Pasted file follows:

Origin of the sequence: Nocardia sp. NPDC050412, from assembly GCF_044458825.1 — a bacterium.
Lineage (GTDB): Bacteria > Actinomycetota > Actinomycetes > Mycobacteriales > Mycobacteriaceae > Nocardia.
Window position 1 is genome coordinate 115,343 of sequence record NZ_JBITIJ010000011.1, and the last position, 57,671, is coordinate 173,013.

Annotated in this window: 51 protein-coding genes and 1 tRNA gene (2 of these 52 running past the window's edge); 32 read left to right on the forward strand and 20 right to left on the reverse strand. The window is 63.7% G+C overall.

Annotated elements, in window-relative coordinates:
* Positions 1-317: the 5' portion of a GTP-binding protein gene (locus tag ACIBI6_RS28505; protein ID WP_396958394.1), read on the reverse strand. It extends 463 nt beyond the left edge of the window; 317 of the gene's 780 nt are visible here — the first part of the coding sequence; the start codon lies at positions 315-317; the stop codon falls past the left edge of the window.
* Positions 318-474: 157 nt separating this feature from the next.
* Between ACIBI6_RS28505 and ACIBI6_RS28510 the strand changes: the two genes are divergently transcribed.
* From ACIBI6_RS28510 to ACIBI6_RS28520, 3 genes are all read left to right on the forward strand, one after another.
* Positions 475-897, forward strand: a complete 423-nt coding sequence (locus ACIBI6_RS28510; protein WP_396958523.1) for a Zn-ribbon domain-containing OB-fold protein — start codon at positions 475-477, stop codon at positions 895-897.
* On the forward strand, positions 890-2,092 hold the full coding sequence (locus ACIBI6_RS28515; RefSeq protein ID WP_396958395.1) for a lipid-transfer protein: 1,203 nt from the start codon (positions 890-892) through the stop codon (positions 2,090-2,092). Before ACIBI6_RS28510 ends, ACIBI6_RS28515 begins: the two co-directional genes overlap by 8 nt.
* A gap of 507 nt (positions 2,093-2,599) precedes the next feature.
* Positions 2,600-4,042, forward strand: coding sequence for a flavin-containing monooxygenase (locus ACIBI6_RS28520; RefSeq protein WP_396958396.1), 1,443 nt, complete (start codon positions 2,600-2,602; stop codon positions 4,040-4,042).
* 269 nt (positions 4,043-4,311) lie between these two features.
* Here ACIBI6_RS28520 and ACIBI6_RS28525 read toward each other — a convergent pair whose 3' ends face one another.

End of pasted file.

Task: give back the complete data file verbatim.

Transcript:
Origin of the sequence: Nocardia sp. NPDC050412, from assembly GCF_044458825.1 — a bacterium.
Lineage (GTDB): Bacteria > Actinomycetota > Actinomycetes > Mycobacteriales > Mycobacteriaceae > Nocardia.
Window position 1 is genome coordinate 115,343 of sequence record NZ_JBITIJ010000011.1, and the last position, 57,671, is coordinate 173,013.

Annotated in this window: 51 protein-coding genes and 1 tRNA gene (2 of these 52 running past the window's edge); 32 read left to right on the forward strand and 20 right to left on the reverse strand. The window is 63.7% G+C overall.

Annotated elements, in window-relative coordinates:
* Positions 1-317: the 5' portion of a GTP-binding protein gene (locus tag ACIBI6_RS28505; protein ID WP_396958394.1), read on the reverse strand. It extends 463 nt beyond the left edge of the window; 317 of the gene's 780 nt are visible here — the first part of the coding sequence; the start codon lies at positions 315-317; the stop codon falls past the left edge of the window.
* Positions 318-474: 157 nt separating this feature from the next.
* Between ACIBI6_RS28505 and ACIBI6_RS28510 the strand changes: the two genes are divergently transcribed.
* From ACIBI6_RS28510 to ACIBI6_RS28520, 3 genes are all read left to right on the forward strand, one after another.
* Positions 475-897, forward strand: a complete 423-nt coding sequence (locus ACIBI6_RS28510; protein WP_396958523.1) for a Zn-ribbon domain-containing OB-fold protein — start codon at positions 475-477, stop codon at positions 895-897.
* On the forward strand, positions 890-2,092 hold the full coding sequence (locus ACIBI6_RS28515; RefSeq protein ID WP_396958395.1) for a lipid-transfer protein: 1,203 nt from the start codon (positions 890-892) through the stop codon (positions 2,090-2,092). Before ACIBI6_RS28510 ends, ACIBI6_RS28515 begins: the two co-directional genes overlap by 8 nt.
* A gap of 507 nt (positions 2,093-2,599) precedes the next feature.
* Positions 2,600-4,042, forward strand: coding sequence for a flavin-containing monooxygenase (locus ACIBI6_RS28520; RefSeq protein WP_396958396.1), 1,443 nt, complete (start codon positions 2,600-2,602; stop codon positions 4,040-4,042).
* 269 nt (positions 4,043-4,311) lie between these two features.
* Here ACIBI6_RS28520 and ACIBI6_RS28525 read toward each other — a convergent pair whose 3' ends face one another.